Stand up straight.
Sit up straighter.
Spend uninterrupted time thinking.
Explain the why.
Carry a book at all times.
Carry a notebook at all times.
Write down everything.
Cross things out.
Make more time for others.
Make more room for others.
Make things — in collaboration with others — that didn’t exist before.
Remember that maintenance is also productivity.
What a time to be alive. The House just impeached the US president. Brexit really is going to happen. Big Tech has finally revealed itself to be far more nefarious than nice; and some of its darling companies (cough WeWork cough) laid bare as just giant Ponzi schemes that fuel capitalism’s excesses while promising “community.”
I am still living in the sunshine and swimming in the sea — spending my first full year back in America in the freaky paradise that is Southern California, where there’s no real winter or hot summer. Reality interrupts sometimes — we felt the long, rolling earthquake on July 4 and much of California’s brush and forests caught fire in the fall. A reminder that this state, like the rest of Planet Earth, is increasingly unsustainable.
This year felt like my real re-entry, a transitional period in which I had to learn how to live a more quotidian and (literally) domestic life after all the nonstop absurdity and madness of living abroad. My intention at the outset of 2019 was to be still and look inward, and I’m one for two — lots of looking inward, but not so much stillness.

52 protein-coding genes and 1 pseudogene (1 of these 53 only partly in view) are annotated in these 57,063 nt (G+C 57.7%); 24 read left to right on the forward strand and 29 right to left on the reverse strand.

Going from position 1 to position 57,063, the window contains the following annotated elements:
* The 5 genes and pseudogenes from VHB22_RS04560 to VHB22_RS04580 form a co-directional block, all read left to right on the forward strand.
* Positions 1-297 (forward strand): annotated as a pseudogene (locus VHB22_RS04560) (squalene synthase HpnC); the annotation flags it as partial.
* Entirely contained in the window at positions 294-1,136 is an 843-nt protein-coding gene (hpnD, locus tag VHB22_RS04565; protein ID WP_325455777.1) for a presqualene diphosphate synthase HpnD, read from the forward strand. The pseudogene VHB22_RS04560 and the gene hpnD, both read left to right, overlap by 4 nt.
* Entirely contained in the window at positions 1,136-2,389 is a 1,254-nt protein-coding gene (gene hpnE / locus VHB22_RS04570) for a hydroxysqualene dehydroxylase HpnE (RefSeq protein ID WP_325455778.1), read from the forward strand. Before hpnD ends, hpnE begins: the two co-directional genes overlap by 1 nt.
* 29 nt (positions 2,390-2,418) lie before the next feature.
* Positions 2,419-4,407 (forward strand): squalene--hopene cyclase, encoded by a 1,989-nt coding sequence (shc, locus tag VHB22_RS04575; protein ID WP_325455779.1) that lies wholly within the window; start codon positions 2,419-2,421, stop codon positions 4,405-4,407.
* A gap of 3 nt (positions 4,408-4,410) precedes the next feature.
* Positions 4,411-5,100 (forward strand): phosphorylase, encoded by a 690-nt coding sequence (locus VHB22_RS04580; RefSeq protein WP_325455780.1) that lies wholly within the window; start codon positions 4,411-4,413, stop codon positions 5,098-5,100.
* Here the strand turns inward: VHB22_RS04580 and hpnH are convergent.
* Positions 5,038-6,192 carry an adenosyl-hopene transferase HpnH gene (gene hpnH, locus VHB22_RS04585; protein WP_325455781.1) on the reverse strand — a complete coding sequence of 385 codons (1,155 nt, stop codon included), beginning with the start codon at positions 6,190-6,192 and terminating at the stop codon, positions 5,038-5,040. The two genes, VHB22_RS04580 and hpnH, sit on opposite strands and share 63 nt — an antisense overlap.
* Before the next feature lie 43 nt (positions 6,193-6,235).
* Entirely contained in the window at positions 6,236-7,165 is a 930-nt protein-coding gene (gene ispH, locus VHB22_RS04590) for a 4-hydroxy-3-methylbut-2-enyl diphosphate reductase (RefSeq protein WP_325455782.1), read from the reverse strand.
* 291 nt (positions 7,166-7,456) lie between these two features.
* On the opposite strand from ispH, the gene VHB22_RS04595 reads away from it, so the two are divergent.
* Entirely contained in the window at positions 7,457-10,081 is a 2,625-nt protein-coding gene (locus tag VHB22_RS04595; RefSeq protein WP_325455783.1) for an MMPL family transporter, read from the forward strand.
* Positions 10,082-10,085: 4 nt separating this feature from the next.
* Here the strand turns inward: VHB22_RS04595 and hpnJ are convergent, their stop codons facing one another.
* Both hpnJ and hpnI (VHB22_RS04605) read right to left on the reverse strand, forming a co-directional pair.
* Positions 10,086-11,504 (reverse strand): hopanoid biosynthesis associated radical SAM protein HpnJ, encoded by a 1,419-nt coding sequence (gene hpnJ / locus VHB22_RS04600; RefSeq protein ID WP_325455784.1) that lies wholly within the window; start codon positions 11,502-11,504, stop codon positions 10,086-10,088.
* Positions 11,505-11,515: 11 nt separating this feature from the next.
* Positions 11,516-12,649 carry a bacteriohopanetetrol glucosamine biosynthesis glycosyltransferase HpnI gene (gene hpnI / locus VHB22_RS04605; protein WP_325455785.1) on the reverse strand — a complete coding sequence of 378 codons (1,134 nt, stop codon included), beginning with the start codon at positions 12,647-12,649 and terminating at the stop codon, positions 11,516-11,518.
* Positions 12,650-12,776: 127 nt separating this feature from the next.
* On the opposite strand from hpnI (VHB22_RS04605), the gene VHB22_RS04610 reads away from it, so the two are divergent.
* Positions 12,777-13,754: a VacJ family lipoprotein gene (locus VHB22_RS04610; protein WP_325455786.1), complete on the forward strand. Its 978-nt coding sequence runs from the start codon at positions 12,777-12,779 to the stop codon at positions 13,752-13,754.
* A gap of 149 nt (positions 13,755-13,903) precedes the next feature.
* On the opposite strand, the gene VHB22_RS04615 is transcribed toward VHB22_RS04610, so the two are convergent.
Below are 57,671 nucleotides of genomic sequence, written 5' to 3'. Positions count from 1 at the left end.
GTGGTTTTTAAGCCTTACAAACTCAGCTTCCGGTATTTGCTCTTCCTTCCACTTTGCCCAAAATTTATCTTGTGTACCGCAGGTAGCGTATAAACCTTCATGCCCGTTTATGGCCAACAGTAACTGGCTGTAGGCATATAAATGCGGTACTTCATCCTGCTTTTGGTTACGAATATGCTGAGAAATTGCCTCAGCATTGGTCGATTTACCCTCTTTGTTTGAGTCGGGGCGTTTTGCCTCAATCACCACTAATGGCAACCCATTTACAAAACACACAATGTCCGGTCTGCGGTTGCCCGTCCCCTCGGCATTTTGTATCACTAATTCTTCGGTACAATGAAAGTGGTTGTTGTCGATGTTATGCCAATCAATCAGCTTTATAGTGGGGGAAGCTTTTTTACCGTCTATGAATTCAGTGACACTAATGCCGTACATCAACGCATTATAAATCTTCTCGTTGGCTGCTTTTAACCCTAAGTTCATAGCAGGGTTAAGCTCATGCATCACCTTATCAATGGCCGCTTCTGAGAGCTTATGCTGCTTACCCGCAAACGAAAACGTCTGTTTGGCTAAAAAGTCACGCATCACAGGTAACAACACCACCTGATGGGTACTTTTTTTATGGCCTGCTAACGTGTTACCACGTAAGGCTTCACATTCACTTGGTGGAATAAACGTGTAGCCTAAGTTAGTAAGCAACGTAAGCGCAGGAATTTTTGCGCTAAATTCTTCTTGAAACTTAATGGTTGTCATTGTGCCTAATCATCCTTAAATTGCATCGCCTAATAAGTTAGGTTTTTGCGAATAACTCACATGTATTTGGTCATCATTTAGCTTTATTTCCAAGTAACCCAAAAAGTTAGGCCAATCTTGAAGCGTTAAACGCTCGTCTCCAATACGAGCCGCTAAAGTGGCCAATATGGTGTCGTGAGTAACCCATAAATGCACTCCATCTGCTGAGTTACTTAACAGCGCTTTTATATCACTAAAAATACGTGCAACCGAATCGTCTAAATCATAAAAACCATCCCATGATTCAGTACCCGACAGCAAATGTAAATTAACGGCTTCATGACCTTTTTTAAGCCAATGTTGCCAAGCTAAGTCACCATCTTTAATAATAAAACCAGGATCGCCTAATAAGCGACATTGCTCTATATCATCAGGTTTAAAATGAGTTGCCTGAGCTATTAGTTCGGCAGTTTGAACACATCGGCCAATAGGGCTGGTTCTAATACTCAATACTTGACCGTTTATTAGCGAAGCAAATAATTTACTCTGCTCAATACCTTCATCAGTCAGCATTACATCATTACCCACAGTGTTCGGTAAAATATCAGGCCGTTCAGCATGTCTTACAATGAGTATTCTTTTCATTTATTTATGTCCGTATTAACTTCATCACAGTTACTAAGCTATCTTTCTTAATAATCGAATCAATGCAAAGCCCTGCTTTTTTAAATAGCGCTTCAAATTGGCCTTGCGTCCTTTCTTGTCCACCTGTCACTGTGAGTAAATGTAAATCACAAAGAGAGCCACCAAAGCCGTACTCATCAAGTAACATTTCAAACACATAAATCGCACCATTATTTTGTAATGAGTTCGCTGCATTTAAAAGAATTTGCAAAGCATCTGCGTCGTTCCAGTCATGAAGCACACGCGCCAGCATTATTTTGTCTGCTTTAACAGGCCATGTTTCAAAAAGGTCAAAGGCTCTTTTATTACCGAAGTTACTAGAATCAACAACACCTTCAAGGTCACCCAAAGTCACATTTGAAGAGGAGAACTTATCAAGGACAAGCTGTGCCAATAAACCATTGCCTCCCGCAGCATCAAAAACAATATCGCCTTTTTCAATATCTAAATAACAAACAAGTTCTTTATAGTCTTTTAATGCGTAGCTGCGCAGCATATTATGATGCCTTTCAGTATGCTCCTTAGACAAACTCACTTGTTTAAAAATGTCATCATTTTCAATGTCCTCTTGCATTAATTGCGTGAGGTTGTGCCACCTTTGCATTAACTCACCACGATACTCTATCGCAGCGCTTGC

I learned constantly, mainly in the service of my central creative project and raison d’etre at NPR for the past year — Future You. It explored how emerging technologies are changing what it means to be human. We asked philosophical questions but packaged them in lightweight videos, playing with the long game in mind. In all, I had some 124 electrodes gelled to my head in all this year, plus an untold amount of wattage sent to my brain to show a future of mind-machine melding. I also learned how to extend my life, thanks to the Harvard geneticist David Sinclair, one of the world’s leading experts on aging. We became fast friends.
External circumstances interrupted during the back half of 2019 to force me to think more deeply and weigh what matters most. I’m reflecting now after an autumn of tumult. Everything felt triumphant and purpose-driven the first half of the year, then my shoulder dislocated at the end of June and I was down an arm, homebound and feeling crippled and useless. Then, to all of our surprise, my team got laid off in August. This meant the cancelation of the show, without consultation. I struggled for a few months with what I wanted to make — and be — next.